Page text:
We’ve been having fun testing the latest portable Bluetooth speakers on the Practical Caravan accessories test bench. And we’re impressed by the quality of sound coming out of some of these tiny devices. 

Audio technology has come a long way since Sony first launched its revolutionary Sony Walkman at the very end of the 1970s. The whole idea of wearing headphones and having your favourite music wherever you go was quickly embraced by the public and rival audio equipment manufacturers alike. Despite dire warnings that people were likely to walk into street furniture and worse, we all decided that portable music was the way to go. There was just one problem, the sound quality was tinny and prone to distortion if you turned up the volume. Thankfully, plug-in speakers were invented to fix this problem.

Since then we’ve seen the almost total demise of audio cassette tapes and their players, with CDs and CD players heading the same way. Our busy lives are best suited to the new age of digital downloads that you can store on all your digital devices and play anywhere you go.

This is very handy when we go on caravan holidays, bike rides, picnics and beach trips. All you need is your smartphone, tablet or laptop full of great music, plus a plug-in speaker. And if you choose a portable Bluetooth speaker you’ll be able to use it to enhance the sound quality of all your music, as well as for hands-free phone calls.

We’ve been reviewing a selection of portable Bluetooth speakers on the Practical Caravan test bench. For instance, we tried out the Creative Sound Blaster Free, at £59.99, and the Speedlink XILU, at £22.49. Some of them have better sound quality than others, of course, so this is the main factor in our star rating verdict. We also look for great value for money, and with these products the prices vary from £10 to £129.99. We factored in the overall power of each speaker, and the clarity and quality of the sound output, looking at the whole sonic range. 

Ease of use is another thing we consider when testing products for caravan holidays. We also compare how long the speakers can go before you have to charge them up again, whether charging can be done from the mains or only a USB port and whether you can control the speaker from your device. We found that some speakers will only play at one volume unless you press the buttons on the speaker itself. Speakers with their own remote control get around this.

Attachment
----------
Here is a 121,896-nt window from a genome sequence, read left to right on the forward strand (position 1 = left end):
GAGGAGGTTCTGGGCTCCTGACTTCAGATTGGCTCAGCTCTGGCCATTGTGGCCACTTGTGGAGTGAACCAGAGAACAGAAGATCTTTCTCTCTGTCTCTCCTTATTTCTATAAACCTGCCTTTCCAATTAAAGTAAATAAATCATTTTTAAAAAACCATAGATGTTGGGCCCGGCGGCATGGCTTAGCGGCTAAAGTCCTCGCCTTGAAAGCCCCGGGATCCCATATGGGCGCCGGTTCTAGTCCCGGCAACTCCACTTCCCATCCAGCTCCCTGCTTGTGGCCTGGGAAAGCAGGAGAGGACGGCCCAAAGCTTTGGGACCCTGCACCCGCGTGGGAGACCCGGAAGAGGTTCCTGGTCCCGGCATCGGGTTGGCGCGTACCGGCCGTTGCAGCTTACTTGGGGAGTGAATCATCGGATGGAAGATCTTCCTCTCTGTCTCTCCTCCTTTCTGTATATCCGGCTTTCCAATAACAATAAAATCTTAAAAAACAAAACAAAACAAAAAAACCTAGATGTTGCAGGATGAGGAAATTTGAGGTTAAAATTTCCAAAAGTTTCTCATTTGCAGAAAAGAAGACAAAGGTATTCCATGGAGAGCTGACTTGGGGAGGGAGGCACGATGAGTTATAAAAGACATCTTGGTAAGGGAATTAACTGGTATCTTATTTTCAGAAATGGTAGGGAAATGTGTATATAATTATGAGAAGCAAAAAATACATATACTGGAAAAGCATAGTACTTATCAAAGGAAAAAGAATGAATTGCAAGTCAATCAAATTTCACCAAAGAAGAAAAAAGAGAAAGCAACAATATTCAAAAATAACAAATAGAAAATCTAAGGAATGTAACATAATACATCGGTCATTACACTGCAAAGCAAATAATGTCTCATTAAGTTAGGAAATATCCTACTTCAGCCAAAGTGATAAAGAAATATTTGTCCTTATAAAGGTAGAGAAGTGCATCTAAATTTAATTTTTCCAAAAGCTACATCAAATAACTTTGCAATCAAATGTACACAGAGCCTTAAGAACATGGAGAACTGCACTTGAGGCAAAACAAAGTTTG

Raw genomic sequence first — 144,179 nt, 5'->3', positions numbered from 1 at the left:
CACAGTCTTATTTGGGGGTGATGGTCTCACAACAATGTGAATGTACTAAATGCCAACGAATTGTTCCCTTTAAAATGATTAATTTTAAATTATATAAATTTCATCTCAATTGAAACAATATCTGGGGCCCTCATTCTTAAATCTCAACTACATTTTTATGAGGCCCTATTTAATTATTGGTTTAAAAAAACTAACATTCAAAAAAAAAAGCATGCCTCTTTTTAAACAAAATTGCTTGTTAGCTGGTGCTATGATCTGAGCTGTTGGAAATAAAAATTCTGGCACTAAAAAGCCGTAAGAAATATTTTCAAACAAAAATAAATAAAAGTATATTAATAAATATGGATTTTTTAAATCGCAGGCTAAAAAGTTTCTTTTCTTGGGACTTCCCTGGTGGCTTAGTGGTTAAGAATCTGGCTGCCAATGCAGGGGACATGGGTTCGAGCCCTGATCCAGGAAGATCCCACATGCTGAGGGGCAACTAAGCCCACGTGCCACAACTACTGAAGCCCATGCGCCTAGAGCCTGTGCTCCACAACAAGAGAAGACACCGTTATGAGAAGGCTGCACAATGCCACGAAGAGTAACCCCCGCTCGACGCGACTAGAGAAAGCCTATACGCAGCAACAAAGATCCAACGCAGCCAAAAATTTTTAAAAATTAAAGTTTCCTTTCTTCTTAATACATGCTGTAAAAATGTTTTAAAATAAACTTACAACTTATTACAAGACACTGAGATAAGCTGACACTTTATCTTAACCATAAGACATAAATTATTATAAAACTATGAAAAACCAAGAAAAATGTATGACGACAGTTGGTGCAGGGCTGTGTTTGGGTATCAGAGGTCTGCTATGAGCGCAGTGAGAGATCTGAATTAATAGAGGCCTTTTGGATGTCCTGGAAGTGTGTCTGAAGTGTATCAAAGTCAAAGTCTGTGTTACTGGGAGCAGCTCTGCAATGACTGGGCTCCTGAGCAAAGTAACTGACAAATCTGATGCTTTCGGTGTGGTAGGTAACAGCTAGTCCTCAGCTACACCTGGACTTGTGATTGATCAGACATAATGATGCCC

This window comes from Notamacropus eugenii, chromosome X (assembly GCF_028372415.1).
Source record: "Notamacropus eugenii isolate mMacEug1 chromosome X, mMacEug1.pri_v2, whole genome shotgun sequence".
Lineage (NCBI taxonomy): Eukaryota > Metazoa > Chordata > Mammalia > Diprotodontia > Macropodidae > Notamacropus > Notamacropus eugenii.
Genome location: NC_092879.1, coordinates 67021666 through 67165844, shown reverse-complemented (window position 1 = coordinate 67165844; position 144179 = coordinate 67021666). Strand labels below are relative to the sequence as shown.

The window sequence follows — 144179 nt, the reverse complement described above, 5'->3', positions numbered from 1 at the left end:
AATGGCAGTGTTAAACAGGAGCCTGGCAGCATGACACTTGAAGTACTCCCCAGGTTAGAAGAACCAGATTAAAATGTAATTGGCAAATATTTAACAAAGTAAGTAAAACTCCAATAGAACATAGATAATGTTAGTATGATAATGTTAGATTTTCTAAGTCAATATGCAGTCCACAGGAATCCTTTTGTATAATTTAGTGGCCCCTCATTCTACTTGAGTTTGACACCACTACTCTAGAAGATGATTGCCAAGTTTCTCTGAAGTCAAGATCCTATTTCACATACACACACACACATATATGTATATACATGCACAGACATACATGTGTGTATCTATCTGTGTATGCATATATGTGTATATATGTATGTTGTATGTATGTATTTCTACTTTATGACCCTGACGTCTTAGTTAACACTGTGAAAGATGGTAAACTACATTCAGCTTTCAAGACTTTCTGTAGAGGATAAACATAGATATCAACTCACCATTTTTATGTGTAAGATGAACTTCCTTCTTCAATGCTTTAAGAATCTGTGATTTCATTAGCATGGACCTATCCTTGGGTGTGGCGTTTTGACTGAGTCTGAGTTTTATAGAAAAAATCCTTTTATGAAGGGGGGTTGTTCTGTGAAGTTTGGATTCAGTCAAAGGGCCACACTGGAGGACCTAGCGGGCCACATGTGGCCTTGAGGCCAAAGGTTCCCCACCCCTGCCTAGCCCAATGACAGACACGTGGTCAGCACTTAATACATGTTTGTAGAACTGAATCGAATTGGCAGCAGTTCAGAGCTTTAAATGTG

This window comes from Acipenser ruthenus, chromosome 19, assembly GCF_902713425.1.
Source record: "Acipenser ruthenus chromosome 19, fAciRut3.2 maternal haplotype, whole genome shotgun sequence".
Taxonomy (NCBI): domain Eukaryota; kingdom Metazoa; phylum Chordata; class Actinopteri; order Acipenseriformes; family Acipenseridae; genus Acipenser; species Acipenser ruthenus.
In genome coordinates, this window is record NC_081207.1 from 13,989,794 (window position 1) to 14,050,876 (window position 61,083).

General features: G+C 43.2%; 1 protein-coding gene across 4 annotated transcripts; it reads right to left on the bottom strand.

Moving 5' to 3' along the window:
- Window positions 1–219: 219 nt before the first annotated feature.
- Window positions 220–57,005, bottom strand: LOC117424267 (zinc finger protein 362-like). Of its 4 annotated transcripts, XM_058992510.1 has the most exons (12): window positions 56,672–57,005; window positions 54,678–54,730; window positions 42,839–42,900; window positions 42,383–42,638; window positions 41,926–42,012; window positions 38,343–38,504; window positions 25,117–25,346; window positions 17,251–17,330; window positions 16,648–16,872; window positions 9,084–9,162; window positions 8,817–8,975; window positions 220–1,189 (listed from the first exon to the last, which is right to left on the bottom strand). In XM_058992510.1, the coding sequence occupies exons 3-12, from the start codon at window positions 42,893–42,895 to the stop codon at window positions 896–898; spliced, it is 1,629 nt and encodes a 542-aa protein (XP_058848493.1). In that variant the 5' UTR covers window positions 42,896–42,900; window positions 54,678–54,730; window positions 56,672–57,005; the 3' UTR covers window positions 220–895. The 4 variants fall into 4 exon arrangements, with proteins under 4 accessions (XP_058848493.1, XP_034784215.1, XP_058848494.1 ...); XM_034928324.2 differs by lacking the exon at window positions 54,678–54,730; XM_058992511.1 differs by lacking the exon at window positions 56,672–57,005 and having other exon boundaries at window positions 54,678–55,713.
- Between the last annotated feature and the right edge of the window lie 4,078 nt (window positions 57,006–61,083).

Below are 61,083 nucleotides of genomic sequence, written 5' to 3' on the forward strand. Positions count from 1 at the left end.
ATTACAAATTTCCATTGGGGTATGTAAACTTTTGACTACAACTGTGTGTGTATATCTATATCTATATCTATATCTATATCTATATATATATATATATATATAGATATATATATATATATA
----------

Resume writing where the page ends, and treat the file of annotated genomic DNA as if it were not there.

Inputs are another important consideration. While all Bluetooth speakers mainly use Bluetooth signals from a device to play the music, some will also accept analogue signals from an iPod, a computer’s headphone port or even a Walkman or video player. This entails using a conventional auxiliary lead.

Some speakers are compatible with a new alternative technology to Bluetooth –  Near Field Communication (NFC) technology. This is handy if you like to have the latest phones and digital gadgets and want to use your speakers with them.

Some speakers also have a tiny memory-card slot and a built-in digital player, so these devices are really self-contained sound systems. This means you don’t need to power up your tablet or drain your phone’s battery with excessive Bluetooth usage to listen to music.

Amazingly, we discovered that some Bluetooth speakers are shower-proof, which makes them ideal for the outdoor life of most caravanners. If you leave it beside your sun lounger and pop to the campsite facilities for a moment, there’s no need to worry if a few drops of rain should fall. 

In this review we’ll focus on the Fungi Vibe Mushroom, from Halfords, £10. It’s up against some excellent competition, and Speedlink’s XILU proves that excellent sonic performance can come from the tiniest speakers. Then there’s this one. A distinct lack of power and volume are the first things we noticed about the Vibe Mushroom. The overall tone is tinny, too, just like yesteryear’s mini Walkman speakers. While attempting to increase volume, we discovered that the buttons don’t work quite as they should. In theory, pressing the up button should increase volume or skip to the next track if you hold it down.

On this unit, though, the volume function seemed to be missing completely, a problem made all the worse by the Vibe’s refusal to acknowledge any volume adjustments made on the phone or laptop.